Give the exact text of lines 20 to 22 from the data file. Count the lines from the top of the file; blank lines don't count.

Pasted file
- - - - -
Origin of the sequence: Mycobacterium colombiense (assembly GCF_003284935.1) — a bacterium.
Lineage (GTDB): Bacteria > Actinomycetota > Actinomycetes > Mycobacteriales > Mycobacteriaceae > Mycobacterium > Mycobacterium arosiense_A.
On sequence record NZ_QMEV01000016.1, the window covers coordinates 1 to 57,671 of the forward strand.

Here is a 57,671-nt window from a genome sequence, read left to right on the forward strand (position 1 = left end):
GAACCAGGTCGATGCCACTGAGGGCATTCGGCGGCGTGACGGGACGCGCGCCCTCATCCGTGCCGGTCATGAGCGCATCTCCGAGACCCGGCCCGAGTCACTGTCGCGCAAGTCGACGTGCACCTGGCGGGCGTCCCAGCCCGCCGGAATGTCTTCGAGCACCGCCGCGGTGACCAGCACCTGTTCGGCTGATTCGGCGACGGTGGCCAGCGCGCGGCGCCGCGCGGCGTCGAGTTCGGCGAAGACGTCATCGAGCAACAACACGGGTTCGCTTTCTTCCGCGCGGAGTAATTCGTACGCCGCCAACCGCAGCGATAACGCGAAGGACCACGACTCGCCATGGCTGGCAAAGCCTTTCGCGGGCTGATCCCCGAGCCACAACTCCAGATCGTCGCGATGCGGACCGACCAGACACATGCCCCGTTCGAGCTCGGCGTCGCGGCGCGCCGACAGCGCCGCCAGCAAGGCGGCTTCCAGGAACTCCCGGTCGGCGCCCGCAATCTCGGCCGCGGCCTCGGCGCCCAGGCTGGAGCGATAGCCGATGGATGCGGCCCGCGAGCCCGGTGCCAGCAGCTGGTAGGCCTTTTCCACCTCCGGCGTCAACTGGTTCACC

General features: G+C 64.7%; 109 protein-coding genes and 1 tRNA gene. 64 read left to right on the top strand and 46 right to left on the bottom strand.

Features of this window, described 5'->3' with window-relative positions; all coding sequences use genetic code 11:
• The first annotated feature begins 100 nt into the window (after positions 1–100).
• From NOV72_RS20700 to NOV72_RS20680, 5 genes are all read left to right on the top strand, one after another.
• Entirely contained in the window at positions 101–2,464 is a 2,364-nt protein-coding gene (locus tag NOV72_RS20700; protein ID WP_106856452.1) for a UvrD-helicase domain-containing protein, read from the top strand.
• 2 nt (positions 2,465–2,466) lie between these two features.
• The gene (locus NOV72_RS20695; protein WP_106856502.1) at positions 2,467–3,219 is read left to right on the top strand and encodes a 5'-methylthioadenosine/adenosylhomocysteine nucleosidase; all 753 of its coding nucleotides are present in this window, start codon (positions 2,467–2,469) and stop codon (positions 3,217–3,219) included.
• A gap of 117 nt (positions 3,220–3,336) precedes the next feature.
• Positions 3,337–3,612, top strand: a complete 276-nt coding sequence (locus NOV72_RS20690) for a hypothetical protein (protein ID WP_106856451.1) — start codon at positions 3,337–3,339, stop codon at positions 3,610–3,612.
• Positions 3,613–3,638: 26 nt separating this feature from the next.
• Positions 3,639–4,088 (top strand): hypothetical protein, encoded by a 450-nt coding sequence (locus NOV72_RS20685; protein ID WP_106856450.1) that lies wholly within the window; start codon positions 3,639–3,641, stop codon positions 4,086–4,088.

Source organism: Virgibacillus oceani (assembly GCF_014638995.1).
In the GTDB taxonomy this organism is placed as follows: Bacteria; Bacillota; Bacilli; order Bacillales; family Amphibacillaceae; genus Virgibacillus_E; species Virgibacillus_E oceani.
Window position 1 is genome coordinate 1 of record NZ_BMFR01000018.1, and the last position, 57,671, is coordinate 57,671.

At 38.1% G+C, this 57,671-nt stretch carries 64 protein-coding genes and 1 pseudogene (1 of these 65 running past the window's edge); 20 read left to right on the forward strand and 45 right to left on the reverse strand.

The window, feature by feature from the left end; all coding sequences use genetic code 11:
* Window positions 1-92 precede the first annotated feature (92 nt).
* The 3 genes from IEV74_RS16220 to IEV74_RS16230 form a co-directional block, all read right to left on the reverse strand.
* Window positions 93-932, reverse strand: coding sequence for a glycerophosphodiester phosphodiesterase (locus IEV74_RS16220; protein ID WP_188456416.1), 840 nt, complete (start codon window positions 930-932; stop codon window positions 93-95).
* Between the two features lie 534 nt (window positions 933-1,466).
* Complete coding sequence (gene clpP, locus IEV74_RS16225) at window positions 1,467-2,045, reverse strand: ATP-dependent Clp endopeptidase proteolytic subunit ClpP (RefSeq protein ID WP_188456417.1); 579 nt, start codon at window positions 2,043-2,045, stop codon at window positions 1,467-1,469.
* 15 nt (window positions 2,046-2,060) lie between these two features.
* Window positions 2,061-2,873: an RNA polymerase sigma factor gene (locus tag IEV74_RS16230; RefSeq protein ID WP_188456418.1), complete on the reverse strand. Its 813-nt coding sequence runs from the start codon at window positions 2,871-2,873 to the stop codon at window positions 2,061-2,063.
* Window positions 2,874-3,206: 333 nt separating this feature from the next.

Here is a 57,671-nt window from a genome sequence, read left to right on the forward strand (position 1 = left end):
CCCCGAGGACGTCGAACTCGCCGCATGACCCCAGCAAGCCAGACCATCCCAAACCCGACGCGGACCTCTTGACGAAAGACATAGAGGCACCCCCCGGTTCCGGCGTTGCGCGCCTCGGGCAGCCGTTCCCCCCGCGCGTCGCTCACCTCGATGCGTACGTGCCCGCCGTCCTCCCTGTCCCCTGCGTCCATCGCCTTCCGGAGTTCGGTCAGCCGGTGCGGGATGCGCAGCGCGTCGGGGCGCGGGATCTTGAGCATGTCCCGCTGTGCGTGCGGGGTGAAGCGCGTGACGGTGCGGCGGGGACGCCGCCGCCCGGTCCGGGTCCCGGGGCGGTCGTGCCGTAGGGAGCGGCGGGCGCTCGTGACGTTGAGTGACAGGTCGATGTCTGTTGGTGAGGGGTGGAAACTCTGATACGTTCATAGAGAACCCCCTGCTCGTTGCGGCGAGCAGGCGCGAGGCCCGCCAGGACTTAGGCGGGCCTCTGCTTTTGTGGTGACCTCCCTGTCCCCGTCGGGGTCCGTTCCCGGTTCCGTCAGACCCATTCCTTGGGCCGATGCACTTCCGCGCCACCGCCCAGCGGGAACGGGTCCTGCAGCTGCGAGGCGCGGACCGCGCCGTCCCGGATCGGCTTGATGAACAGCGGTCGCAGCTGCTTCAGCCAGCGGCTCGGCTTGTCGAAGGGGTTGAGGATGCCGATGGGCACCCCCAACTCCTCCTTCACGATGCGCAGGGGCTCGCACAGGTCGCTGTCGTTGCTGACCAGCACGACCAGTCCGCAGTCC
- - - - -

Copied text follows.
At 38.1% G+C, this 57,671-nt stretch carries 64 protein-coding genes and 1 pseudogene (1 of these 65 running past the window's edge); 20 read left to right on the forward strand and 45 right to left on the reverse strand.

The window, feature by feature from the left end; all coding sequences use genetic code 11:
* Window positions 1-92 precede the first annotated feature (92 nt).